164479980 SPM Physics Definition List (1)

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  Chapter 1: Introduction to Physics Physical quantities QUANTITIES that are measurable Base quantities PHYSICAL QUANTITIES that cannot be defined in terms of other physical quantities but has its own definition Derived quantities PHYSICAL QUANTITIES that are derived from base quantities by multiplication or d ivision or both Scientific notation/ standard form POWERS of the base number 10 to show a very large or small number Prefixes GROUP OF LETTERS placed at the beginning of a word to modify its meaning, which act as multipliers Scalar quantity QUANTITY which has only magnitude or size (time, temperature, mass, volume, dist ance, density, power) Vector quantity QUANTITY which has both magnitude or size and direction (force, velocity, displa cement, acceleration, momentum) Error DIFFERENCE between actual value of a quantity and the value obtained in measurem ent Systematic errors CUMULATIVE ERRORS that can be corrected, if the errors are known. (zero error, i ncorrect calibration of measuring instrument) Random errors ERRORS that arise from unknown and unpredictable variations in condition, and wi ll produce a different error every time. Random errors are caused by factors that are beyond the control of o bservers.(human limitations, lack of sensitivity, natural errors, wrong technique) Zero error ERROR that arises when the measuring instrument does not start from exactly zero  Parallax error ERROR in reading an instrument because the observer s eyes and the pointer are not in a line perpendicular to the plane of scale Measurement PROCESS of determining value of a quantity using a scientific instrument with a standard scale Consistency ABILITY to register the same reading when a measurement is repeated (improve minates parallax error, greater care, not detective instrument) Accuracy DEGREE to which a measurement represents the actual value (improve repeat readings, avoid parallax/zero error, high accuracy instrument) eliSensitivity ABILITY to detect quickly a small change in the value of a measurement (thermome ter thin wall bulb, narrow capillary) Inferences EARLY CONCLUSION that you draw from an observation or event using information th at you already have on it Hypothesis GENERAL STATEMENT that is assumed to be true regarding the relationship between the manipulated variable and responding variable  Chapter 2: Forces and Motion Distance how far a body travels during motion Displacement CHANGE IN POSITION of an object from its initial position in a specified directi on Speed RATE OF CHANGE of distance Velocity RATE OF CHANGE of displacement Mass MEASURE of an object s inertia AMOUNT of matter in the object Acceleration RATE OF CHANGE of velocity Inertia PROPERTY of matter that causes it to resist any change in its motion or state of rest Momentum PRODUCT of mass and velocity Force pulling or a pushing ACTION on an object Impulsive force LARGE FORCE which acts over a very short time interval RATE OF CHANGE in momentum Gravity FORCE srcinated from centre of the Earth that pulls all objects towards the gro und Free fall FALLING of an object without encountering any resistance from a height towards t he earth with an acceleration due to gravity  Forces in equilibrium An object is said to be in a state of equilibrium when forces act upon an object and it remains stationary or moves at a constant velocity Resultant force SINGLE FORCE which combines two or more forces which act on an object Work Work is done when a force causes an object to move in the direction of the force . Energy CAPACITY of a system to do work Gravitational PE ENERGY STORED in the object because of its height above the earth surface Elastic PE ENERGY STORED in the object as a result of stretching or compressing it Kinetic energy ENERGY possessed by a moving object Power RATE at which work is done or energy is changed and transferred Efficiency ABILITY of an electrical appliance to transform energy from one form to another without producing useless energy or wastage Elasticity PROPERTY of an object that enables it to return to its srcinal shape and dimens ions after an applied force is removed Spring constant FORCE needed to extend a spring per unit length Elastic limit MAXIMUM STRETCHING FORCE which can be applied to an elastic material before it c eases to be elastic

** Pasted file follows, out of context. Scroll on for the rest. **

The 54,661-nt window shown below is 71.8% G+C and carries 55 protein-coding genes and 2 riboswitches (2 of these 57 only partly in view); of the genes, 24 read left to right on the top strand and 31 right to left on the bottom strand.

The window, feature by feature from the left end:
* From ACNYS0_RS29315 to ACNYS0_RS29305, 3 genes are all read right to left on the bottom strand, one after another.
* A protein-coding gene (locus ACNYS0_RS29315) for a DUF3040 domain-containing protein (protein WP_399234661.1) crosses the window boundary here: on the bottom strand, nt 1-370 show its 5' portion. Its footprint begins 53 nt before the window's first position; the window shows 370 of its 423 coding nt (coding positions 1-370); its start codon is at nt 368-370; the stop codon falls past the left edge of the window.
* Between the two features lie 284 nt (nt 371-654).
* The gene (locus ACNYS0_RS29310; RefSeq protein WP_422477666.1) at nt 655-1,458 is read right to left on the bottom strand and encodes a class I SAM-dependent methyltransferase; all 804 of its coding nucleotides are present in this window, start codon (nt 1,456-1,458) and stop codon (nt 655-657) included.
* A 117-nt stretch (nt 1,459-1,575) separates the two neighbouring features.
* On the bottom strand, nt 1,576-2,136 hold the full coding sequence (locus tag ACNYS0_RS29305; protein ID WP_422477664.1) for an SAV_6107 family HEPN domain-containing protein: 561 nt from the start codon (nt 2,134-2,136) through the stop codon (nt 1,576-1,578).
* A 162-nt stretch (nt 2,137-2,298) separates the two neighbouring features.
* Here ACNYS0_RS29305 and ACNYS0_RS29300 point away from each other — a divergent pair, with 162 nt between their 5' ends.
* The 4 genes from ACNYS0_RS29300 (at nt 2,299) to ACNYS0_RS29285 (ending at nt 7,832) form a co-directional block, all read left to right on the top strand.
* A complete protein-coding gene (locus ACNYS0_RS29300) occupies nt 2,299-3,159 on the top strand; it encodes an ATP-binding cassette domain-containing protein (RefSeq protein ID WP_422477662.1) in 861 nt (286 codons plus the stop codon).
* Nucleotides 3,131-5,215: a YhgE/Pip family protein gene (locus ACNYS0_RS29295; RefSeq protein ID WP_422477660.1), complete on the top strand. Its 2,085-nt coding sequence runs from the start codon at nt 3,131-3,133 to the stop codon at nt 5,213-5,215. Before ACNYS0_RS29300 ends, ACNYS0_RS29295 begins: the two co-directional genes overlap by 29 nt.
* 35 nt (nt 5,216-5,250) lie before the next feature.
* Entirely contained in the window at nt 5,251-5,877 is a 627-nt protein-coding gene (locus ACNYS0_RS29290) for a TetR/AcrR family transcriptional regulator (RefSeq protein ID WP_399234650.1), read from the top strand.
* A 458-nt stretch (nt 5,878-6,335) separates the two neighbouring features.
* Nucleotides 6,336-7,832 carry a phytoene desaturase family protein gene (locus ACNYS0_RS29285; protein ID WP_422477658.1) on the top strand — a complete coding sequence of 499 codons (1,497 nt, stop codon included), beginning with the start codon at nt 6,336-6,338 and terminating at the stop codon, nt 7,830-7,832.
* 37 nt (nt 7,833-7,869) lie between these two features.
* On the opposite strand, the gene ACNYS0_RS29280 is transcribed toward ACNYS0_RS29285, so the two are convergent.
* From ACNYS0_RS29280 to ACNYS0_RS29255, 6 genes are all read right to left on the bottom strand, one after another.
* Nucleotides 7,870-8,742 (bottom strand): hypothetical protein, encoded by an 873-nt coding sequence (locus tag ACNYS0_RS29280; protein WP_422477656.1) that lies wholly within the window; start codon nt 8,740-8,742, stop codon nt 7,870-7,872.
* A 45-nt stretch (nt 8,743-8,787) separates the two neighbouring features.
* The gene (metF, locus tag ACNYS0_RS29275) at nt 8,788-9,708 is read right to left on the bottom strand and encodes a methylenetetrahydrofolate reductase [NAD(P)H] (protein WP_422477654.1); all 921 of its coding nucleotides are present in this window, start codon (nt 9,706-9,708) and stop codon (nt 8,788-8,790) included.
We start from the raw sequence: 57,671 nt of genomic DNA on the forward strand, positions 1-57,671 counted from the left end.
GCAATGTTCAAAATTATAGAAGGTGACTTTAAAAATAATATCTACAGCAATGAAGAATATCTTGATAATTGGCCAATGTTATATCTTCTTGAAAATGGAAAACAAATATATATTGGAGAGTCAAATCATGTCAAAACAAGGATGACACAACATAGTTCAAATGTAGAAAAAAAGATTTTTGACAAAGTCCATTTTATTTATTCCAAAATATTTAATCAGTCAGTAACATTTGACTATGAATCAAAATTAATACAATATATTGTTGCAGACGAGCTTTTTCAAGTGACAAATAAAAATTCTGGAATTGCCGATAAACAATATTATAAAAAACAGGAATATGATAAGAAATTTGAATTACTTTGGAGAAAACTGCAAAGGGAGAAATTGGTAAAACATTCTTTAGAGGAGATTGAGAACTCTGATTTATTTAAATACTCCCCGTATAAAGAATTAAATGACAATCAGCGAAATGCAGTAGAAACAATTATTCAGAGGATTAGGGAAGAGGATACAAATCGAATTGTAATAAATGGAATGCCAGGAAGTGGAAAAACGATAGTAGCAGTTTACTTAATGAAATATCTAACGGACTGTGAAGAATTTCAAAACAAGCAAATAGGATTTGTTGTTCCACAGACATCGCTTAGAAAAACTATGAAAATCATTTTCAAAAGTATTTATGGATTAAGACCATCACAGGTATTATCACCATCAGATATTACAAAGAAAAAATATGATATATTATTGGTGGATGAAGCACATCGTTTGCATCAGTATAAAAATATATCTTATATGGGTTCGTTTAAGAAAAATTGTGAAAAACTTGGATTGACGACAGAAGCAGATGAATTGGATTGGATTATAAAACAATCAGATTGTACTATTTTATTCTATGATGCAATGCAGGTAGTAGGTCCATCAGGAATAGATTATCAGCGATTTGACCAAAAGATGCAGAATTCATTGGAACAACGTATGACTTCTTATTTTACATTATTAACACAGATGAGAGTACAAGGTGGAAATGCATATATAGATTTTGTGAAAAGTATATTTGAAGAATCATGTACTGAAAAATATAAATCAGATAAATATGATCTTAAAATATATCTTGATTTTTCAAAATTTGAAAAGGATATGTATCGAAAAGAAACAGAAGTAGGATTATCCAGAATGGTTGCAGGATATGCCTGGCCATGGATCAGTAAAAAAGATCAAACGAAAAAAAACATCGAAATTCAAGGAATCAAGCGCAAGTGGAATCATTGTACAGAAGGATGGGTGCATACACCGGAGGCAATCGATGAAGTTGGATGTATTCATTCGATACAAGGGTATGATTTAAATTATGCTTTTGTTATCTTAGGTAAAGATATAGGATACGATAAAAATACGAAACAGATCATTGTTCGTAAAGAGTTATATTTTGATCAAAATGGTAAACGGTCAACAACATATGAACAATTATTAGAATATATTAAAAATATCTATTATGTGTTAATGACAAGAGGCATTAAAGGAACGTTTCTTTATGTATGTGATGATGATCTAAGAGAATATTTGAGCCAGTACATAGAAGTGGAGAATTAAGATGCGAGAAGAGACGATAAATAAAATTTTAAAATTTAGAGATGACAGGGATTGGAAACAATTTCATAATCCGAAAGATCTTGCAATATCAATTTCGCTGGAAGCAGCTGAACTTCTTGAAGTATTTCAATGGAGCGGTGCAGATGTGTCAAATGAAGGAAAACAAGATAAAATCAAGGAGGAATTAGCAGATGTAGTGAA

jagan hod

Jul 23, 2017
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